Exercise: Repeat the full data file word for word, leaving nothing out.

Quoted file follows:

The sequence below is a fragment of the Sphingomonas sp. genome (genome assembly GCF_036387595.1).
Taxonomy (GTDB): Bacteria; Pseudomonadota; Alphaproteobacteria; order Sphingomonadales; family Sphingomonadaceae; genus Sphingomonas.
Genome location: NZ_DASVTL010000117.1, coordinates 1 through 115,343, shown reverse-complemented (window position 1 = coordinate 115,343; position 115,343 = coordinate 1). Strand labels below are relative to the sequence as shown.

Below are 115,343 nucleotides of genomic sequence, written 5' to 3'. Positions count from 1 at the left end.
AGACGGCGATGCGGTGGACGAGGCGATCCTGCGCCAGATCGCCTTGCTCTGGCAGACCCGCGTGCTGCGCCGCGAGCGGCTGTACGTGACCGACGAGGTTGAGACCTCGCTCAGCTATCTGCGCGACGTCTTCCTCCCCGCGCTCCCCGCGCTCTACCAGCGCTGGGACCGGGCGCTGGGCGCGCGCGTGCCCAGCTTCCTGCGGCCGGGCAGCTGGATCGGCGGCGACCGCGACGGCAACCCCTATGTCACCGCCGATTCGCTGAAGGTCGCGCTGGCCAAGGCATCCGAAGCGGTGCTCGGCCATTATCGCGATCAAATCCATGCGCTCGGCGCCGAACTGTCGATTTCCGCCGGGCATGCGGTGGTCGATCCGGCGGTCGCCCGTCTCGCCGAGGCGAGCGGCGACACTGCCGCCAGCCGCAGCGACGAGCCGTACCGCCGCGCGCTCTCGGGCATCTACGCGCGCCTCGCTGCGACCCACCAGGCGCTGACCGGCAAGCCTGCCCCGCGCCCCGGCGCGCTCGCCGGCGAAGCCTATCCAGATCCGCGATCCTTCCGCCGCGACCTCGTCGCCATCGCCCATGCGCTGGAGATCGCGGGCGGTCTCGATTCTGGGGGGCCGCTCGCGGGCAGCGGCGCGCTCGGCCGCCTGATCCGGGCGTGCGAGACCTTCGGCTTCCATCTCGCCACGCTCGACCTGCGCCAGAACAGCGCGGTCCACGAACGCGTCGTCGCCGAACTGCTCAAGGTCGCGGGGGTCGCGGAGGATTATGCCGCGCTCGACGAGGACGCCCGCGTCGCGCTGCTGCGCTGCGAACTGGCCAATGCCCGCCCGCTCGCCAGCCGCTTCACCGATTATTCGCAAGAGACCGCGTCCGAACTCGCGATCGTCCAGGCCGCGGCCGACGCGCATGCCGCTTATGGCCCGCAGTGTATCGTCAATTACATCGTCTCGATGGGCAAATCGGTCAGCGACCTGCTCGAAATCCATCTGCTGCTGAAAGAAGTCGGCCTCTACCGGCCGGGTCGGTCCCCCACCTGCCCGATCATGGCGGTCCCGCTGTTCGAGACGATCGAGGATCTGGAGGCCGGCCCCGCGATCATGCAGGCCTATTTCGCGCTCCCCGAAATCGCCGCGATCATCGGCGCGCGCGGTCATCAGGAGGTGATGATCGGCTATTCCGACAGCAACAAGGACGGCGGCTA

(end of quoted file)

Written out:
The sequence below is a fragment of the Sphingomonas sp. genome (genome assembly GCF_036387595.1).
Taxonomy (GTDB): Bacteria; Pseudomonadota; Alphaproteobacteria; order Sphingomonadales; family Sphingomonadaceae; genus Sphingomonas.
Genome location: NZ_DASVTL010000117.1, coordinates 1 through 115,343, shown reverse-complemented (window position 1 = coordinate 115,343; position 115,343 = coordinate 1). Strand labels below are relative to the sequence as shown.

Below are 115,343 nucleotides of genomic sequence, written 5' to 3'. Positions count from 1 at the left end.
AGACGGCGATGCGGTGGACGAGGCGATCCTGCGCCAGATCGCCTTGCTCTGGCAGACCCGCGTGCTGCGCCGCGAGCGGCTGTACGTGACCGACGAGGTTGAGACCTCGCTCAGCTATCTGCGCGACGTCTTCCTCCCCGCGCTCCCCGCGCTCTACCAGCGCTGGGACCGGGCGCTGGGCGCGCGCGTGCCCAGCTTCCTGCGGCCGGGCAGCTGGATCGGCGGCGACCGCGACGGCAACCCCTATGTCACCGCCGATTCGCTGAAGGTCGCGCTGGCCAAGGCATCCGAAGCGGTGCTCGGCCATTATCGCGATCAAATCCATGCGCTCGGCGCCGAACTGTCGATTTCCGCCGGGCATGCGGTGGTCGATCCGGCGGTCGCCCGTCTCGCCGAGGCGAGCGGCGACACTGCCGCCAGCCGCAGCGACGAGCCGTACCGCCGCGCGCTCTCGGGCATCTACGCGCGCCTCGCTGCGACCCACCAGGCGCTGACCGGCAAGCCTGCCCCGCGCCCCGGCGCGCTCGCCGGCGAAGCCTATCCAGATCCGCGATCCTTCCGCCGCGACCTCGTCGCCATCGCCCATGCGCTGGAGATCGCGGGCGGTCTCGATTCTGGGGGGCCGCTCGCGGGCAGCGGCGCGCTCGGCCGCCTGATCCGGGCGTGCGAGACCTTCGGCTTCCATCTCGCCACGCTCGACCTGCGCCAGAACAGCGCGGTCCACGAACGCGTCGTCGCCGAACTGCTCAAGGTCGCGGGGGTCGCGGAGGATTATGCCGCGCTCGACGAGGACGCCCGCGTCGCGCTGCTGCGCTGCGAACTGGCCAATGCCCGCCCGCTCGCCAGCCGCTTCACCGATTATTCGCAAGAGACCGCGTCCGAACTCGCGATCGTCCAGGCCGCGGCCGACGCGCATGCCGCTTATGGCCCGCAGTGTATCGTCAATTACATCGTCTCGATGGGCAAATCGGTCAGCGACCTGCTCGAAATCCATCTGCTGCTGAAAGAAGTCGGCCTCTACCGGCCGGGTCGGTCCCCCACCTGCCCGATCATGGCGGTCCCGCTGTTCGAGACGATCGAGGATCTGGAGGCCGGCCCCGCGATCATGCAGGCCTATTTCGCGCTCCCCGAAATCGCCGCGATCATCGGCGCGCGCGGTCATCAGGAGGTGATGATCGGCTATTCCGACAGCAACAAGGACGGCGGCTA